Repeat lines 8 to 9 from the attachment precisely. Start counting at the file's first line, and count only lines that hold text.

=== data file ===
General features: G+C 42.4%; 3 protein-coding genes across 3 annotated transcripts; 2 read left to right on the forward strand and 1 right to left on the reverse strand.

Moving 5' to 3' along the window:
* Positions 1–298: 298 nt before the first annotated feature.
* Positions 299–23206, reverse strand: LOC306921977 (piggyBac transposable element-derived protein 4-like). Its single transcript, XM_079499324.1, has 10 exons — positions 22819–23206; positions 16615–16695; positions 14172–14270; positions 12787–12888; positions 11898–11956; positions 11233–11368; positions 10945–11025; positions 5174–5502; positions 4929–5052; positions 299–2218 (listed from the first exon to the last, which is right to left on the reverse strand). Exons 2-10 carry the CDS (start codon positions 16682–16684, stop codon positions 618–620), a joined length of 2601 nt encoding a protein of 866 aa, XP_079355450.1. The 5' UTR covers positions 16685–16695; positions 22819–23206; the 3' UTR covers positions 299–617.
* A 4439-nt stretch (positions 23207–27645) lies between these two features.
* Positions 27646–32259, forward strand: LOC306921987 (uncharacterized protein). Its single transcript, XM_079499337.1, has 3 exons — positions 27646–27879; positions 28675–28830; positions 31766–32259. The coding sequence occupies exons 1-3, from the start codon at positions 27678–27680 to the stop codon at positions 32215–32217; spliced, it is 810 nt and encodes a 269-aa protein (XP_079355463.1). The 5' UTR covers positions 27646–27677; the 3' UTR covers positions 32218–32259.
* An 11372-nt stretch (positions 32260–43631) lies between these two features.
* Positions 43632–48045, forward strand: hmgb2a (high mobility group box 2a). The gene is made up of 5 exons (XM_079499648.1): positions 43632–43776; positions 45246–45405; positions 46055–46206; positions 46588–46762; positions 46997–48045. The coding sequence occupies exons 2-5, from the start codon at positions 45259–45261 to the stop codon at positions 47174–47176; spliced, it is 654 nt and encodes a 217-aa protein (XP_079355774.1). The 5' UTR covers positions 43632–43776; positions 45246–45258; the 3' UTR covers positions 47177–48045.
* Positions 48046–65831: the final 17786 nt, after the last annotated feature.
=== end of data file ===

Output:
* Positions 43632–48045, forward strand: hmgb2a (high mobility group box 2a). The gene is made up of 5 exons (XM_079499648.1): positions 43632–43776; positions 45246–45405; positions 46055–46206; positions 46588–46762; positions 46997–48045. The coding sequence occupies exons 2-5, from the start codon at positions 45259–45261 to the stop codon at positions 47174–47176; spliced, it is 654 nt and encodes a 217-aa protein (XP_079355774.1). The 5' UTR covers positions 43632–43776; positions 45246–45258; the 3' UTR covers positions 47177–48045.
* Positions 48046–65831: the final 17786 nt, after the last annotated feature.